Hillary Clinton and Donald J. Trump have drawn closer to their parties' nominations with almost every passing week. The five elections on Tuesday — in Connecticut, Delaware, Maryland, Pennsylvania and Rhode Island — may offer them their best chance before June to gain a final, decisive advantage over their opponents.
But Senator Bernie Sanders of Vermont has been a tenacious opponent on the Democratic side, and could find precincts of strength even on a Primary Day that favors Mrs. Clinton. Gov. John Kasich of Ohio and Senator Ted Cruz of Texas face even more daunting terrain on the Republican side; for them, this week is a battle for survival.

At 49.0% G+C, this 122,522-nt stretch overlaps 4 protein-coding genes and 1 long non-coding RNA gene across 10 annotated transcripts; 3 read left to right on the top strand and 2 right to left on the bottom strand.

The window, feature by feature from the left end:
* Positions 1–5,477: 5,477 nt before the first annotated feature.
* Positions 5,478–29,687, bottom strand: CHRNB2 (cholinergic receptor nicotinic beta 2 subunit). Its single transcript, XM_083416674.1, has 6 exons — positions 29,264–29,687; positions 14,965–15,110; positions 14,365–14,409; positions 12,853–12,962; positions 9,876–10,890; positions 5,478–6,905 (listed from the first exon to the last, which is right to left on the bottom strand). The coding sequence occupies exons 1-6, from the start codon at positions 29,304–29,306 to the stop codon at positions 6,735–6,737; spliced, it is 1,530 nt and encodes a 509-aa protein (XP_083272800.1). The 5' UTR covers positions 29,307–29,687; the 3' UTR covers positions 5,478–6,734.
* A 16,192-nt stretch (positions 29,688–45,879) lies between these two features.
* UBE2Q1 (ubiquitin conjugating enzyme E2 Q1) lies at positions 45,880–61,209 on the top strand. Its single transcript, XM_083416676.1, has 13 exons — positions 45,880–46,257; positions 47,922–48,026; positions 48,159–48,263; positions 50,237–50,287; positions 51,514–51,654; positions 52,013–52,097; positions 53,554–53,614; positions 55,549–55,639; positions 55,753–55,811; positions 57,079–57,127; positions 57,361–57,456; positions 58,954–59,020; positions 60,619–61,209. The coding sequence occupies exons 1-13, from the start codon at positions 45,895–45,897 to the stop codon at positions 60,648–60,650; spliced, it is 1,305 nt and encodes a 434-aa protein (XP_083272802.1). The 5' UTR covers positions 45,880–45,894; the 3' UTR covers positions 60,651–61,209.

More from The New York Times:
Where Jobs Are Hurt by Free Trade, U.S. Voters Seek Extremes
Sanders Supporters Consider Where to Turn if His Bid Fails
North Carolina Voter ID Law Is Upheld by Federal Judge
Here are some of the big questions we will be watching as the returns roll in:
Can Clinton effectively claim the nomination?
It would be almost impossible for Mrs. Clinton to amass enough delegates on Tuesday night to clinch the Democratic nomination, even including superdelegates. But if she manages a commanding performance across the Northeast, following her strong victory in New York last week, she could come close enough to declare the race all but finished.